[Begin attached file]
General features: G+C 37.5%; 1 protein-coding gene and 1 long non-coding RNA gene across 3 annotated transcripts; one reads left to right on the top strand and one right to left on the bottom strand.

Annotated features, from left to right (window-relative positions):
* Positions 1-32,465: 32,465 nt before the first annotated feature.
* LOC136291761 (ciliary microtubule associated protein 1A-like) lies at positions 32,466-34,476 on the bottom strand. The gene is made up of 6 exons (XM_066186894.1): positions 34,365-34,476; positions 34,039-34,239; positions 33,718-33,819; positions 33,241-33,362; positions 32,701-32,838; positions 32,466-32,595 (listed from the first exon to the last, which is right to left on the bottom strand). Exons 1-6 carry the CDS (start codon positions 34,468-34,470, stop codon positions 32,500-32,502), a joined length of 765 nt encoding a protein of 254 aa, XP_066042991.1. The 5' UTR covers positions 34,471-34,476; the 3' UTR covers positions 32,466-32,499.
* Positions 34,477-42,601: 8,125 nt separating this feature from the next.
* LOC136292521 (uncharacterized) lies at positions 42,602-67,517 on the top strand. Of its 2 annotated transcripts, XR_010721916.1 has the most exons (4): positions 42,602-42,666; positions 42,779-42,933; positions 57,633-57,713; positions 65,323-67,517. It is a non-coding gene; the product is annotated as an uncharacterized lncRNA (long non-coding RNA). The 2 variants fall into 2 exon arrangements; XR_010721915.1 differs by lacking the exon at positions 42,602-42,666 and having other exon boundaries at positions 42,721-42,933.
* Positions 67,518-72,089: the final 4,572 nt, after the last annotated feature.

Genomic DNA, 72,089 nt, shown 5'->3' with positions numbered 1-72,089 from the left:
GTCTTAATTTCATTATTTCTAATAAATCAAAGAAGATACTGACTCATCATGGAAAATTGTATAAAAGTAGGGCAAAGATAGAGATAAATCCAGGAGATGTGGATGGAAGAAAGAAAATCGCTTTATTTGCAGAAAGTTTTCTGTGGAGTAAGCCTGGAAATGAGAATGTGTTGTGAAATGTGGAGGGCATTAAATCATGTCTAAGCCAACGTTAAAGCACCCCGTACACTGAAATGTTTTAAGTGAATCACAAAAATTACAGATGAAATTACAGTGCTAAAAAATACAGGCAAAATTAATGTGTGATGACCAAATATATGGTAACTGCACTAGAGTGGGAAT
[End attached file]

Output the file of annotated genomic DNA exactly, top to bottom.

General features: G+C 37.5%; 1 protein-coding gene and 1 long non-coding RNA gene across 3 annotated transcripts; one reads left to right on the top strand and one right to left on the bottom strand.

Annotated features, from left to right (window-relative positions):
* Positions 1-32,465: 32,465 nt before the first annotated feature.
* LOC136291761 (ciliary microtubule associated protein 1A-like) lies at positions 32,466-34,476 on the bottom strand. The gene is made up of 6 exons (XM_066186894.1): positions 34,365-34,476; positions 34,039-34,239; positions 33,718-33,819; positions 33,241-33,362; positions 32,701-32,838; positions 32,466-32,595 (listed from the first exon to the last, which is right to left on the bottom strand). Exons 1-6 carry the CDS (start codon positions 34,468-34,470, stop codon positions 32,500-32,502), a joined length of 765 nt encoding a protein of 254 aa, XP_066042991.1. The 5' UTR covers positions 34,471-34,476; the 3' UTR covers positions 32,466-32,499.
* Positions 34,477-42,601: 8,125 nt separating this feature from the next.
* LOC136292521 (uncharacterized) lies at positions 42,602-67,517 on the top strand. Of its 2 annotated transcripts, XR_010721916.1 has the most exons (4): positions 42,602-42,666; positions 42,779-42,933; positions 57,633-57,713; positions 65,323-67,517. It is a non-coding gene; the product is annotated as an uncharacterized lncRNA (long non-coding RNA). The 2 variants fall into 2 exon arrangements; XR_010721915.1 differs by lacking the exon at positions 42,602-42,666 and having other exon boundaries at positions 42,721-42,933.
* Positions 67,518-72,089: the final 4,572 nt, after the last annotated feature.

Genomic DNA, 72,089 nt, shown 5'->3' with positions numbered 1-72,089 from the left:
GTCTTAATTTCATTATTTCTAATAAATCAAAGAAGATACTGACTCATCATGGAAAATTGTATAAAAGTAGGGCAAAGATAGAGATAAATCCAGGAGATGTGGATGGAAGAAAGAAAATCGCTTTATTTGCAGAAAGTTTTCTGTGGAGTAAGCCTGGAAATGAGAATGTGTTGTGAAATGTGGAGGGCATTAAATCATGTCTAAGCCAACGTTAAAGCACCCCGTACACTGAAATGTTTTAAGTGAATCACAAAAATTACAGATGAAATTACAGTGCTAAAAAATACAGGCAAAATTAATGTGTGATGACCAAATATATGGTAACTGCACTAGAGTGGGAAT